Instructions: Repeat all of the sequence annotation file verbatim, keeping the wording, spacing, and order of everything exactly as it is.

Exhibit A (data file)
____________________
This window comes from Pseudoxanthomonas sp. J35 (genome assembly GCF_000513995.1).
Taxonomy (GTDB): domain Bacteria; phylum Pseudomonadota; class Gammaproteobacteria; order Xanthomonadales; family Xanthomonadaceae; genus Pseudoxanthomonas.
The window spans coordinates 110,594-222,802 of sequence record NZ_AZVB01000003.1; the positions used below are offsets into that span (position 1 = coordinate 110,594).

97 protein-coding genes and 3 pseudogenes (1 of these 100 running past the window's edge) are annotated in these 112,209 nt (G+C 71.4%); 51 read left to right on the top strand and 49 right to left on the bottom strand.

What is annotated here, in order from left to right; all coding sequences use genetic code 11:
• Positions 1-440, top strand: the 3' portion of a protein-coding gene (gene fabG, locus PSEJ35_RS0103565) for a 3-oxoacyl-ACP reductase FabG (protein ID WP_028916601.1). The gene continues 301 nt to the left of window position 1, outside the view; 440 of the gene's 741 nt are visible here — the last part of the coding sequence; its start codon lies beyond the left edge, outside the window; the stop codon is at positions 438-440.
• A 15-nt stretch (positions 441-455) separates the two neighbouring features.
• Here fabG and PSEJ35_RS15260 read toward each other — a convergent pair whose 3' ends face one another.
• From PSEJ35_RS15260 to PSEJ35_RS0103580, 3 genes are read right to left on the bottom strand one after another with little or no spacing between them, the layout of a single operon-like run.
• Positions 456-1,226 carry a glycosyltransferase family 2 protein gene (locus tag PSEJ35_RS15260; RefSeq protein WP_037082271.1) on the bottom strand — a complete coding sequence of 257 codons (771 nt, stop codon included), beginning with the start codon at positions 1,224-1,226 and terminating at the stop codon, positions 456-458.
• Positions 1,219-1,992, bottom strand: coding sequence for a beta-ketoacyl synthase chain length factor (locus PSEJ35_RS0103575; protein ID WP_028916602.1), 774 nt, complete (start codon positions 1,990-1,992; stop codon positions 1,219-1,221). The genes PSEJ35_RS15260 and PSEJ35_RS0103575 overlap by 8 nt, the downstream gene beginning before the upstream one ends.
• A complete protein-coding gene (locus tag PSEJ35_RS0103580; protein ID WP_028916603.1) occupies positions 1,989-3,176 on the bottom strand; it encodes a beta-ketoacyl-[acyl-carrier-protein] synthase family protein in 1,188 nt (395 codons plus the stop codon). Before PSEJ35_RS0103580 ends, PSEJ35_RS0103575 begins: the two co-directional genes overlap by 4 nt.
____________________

This window comes from Pseudoxanthomonas sp. J35 (genome assembly GCF_000513995.1).
Taxonomy (GTDB): domain Bacteria; phylum Pseudomonadota; class Gammaproteobacteria; order Xanthomonadales; family Xanthomonadaceae; genus Pseudoxanthomonas.
The window spans coordinates 110,594-222,802 of sequence record NZ_AZVB01000003.1; the positions used below are offsets into that span (position 1 = coordinate 110,594).

97 protein-coding genes and 3 pseudogenes (1 of these 100 running past the window's edge) are annotated in these 112,209 nt (G+C 71.4%); 51 read left to right on the top strand and 49 right to left on the bottom strand.

What is annotated here, in order from left to right; all coding sequences use genetic code 11:
• Positions 1-440, top strand: the 3' portion of a protein-coding gene (gene fabG, locus PSEJ35_RS0103565) for a 3-oxoacyl-ACP reductase FabG (protein ID WP_028916601.1). The gene continues 301 nt to the left of window position 1, outside the view; 440 of the gene's 741 nt are visible here — the last part of the coding sequence; its start codon lies beyond the left edge, outside the window; the stop codon is at positions 438-440.
• A 15-nt stretch (positions 441-455) separates the two neighbouring features.
• Here fabG and PSEJ35_RS15260 read toward each other — a convergent pair whose 3' ends face one another.
• From PSEJ35_RS15260 to PSEJ35_RS0103580, 3 genes are read right to left on the bottom strand one after another with little or no spacing between them, the layout of a single operon-like run.
• Positions 456-1,226 carry a glycosyltransferase family 2 protein gene (locus tag PSEJ35_RS15260; RefSeq protein WP_037082271.1) on the bottom strand — a complete coding sequence of 257 codons (771 nt, stop codon included), beginning with the start codon at positions 1,224-1,226 and terminating at the stop codon, positions 456-458.
• Positions 1,219-1,992, bottom strand: coding sequence for a beta-ketoacyl synthase chain length factor (locus PSEJ35_RS0103575; protein ID WP_028916602.1), 774 nt, complete (start codon positions 1,990-1,992; stop codon positions 1,219-1,221). The genes PSEJ35_RS15260 and PSEJ35_RS0103575 overlap by 8 nt, the downstream gene beginning before the upstream one ends.
• A complete protein-coding gene (locus tag PSEJ35_RS0103580; protein ID WP_028916603.1) occupies positions 1,989-3,176 on the bottom strand; it encodes a beta-ketoacyl-[acyl-carrier-protein] synthase family protein in 1,188 nt (395 codons plus the stop codon). Before PSEJ35_RS0103580 ends, PSEJ35_RS0103575 begins: the two co-directional genes overlap by 4 nt.